Telling Stories: Why We Tell Them, Why We Write Them
March 7, 2011
I think the best stories are personal experiences, and the personal experiences are the best ones. I say this thinking of people who love to tell “stories” but they do not know the meaning of why the other person, in this case your reader cares.
What they care about is the reason you wrote the story in the first place. Some people will write in fiction, but base it upon real life experiences. For some the safety of fiction allows them to tell it more truer than they would in non-fiction…. and yet.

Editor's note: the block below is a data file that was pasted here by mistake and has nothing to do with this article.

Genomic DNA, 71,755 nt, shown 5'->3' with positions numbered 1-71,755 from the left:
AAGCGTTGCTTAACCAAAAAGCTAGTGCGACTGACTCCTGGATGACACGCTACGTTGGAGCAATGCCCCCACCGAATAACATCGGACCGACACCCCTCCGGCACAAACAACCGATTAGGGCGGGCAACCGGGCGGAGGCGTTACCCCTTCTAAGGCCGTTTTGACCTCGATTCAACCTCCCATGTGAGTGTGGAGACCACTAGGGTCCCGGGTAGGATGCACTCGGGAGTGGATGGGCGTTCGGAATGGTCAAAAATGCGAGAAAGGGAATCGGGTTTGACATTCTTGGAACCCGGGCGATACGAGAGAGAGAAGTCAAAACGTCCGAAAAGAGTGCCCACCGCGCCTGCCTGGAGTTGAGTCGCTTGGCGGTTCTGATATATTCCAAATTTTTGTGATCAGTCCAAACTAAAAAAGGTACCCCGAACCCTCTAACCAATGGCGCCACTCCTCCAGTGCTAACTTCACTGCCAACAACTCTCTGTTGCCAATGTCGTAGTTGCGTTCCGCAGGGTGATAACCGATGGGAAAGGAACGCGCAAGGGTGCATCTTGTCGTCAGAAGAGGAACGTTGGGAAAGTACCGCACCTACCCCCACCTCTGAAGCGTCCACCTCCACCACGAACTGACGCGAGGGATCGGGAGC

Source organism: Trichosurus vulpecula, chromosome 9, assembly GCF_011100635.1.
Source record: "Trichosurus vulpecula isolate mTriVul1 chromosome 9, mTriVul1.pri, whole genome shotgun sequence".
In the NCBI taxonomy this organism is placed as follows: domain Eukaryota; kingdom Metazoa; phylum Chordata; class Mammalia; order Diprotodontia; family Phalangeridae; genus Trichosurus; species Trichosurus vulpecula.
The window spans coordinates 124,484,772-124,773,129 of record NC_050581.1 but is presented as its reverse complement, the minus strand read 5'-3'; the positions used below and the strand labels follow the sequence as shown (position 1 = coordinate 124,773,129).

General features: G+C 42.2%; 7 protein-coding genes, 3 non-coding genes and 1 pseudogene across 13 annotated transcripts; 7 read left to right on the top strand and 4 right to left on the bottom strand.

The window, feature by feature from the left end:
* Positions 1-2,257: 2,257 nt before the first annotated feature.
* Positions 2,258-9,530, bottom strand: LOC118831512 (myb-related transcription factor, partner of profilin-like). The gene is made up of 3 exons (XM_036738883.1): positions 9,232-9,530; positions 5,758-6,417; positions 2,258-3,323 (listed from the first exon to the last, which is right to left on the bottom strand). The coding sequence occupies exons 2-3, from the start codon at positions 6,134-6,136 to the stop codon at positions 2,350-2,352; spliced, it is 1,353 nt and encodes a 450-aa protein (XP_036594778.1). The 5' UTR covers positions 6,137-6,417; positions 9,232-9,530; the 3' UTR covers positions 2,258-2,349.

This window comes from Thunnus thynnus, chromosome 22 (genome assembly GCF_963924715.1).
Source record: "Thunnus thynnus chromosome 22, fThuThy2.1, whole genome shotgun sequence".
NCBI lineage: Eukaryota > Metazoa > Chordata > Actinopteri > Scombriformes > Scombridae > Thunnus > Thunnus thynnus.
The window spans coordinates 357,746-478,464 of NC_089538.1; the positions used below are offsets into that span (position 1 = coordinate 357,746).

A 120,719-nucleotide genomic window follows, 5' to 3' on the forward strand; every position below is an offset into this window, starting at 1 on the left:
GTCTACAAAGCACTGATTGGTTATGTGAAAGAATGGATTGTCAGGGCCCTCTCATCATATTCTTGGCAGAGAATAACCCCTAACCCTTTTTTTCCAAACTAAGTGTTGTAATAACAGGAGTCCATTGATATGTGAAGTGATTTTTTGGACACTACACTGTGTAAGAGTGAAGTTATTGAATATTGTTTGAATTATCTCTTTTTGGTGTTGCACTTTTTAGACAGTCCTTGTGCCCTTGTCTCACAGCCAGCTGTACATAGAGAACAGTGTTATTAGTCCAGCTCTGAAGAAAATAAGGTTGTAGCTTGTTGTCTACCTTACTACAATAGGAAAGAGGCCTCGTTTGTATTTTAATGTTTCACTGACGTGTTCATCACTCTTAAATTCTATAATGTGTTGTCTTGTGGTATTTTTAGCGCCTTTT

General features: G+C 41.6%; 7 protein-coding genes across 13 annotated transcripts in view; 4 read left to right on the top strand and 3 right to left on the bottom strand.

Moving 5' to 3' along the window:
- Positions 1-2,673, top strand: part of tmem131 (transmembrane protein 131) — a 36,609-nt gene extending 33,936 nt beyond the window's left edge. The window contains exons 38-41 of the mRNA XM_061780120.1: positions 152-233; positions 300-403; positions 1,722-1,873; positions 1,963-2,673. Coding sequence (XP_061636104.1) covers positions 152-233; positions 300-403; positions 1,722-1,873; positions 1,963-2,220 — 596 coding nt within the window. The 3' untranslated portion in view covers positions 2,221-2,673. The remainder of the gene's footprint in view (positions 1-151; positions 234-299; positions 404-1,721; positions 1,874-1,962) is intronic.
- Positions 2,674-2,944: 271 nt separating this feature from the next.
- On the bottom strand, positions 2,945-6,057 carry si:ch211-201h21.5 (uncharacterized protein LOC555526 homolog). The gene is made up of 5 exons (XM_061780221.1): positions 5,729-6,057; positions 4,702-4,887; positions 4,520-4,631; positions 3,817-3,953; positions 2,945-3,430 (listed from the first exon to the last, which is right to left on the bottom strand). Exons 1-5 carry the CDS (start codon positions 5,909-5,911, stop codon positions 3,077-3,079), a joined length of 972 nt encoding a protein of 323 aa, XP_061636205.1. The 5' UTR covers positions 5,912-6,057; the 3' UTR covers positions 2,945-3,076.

Each person has a story, and they do not often know how to explain it to others. what they want to do is share. What they can not do is express this. I found this to be true. I am editing a non-fiction book about men who fought in the Second World War. You might think oh, interesting.
Expect it is oral history and that people tend not to share well, they are not used to telling their stories. It took me a few times to have the repeat their stories to get the “true” interesting story. They didn’t know why it was important. I knew, but I had to write it to make them remember the art of telling the story.
Funny part to this learning curve, for myself at least? Saying that what they told me is important, but they have to bring out the right important things. ( and also telling them that they do indeed get a signed copy of the book!)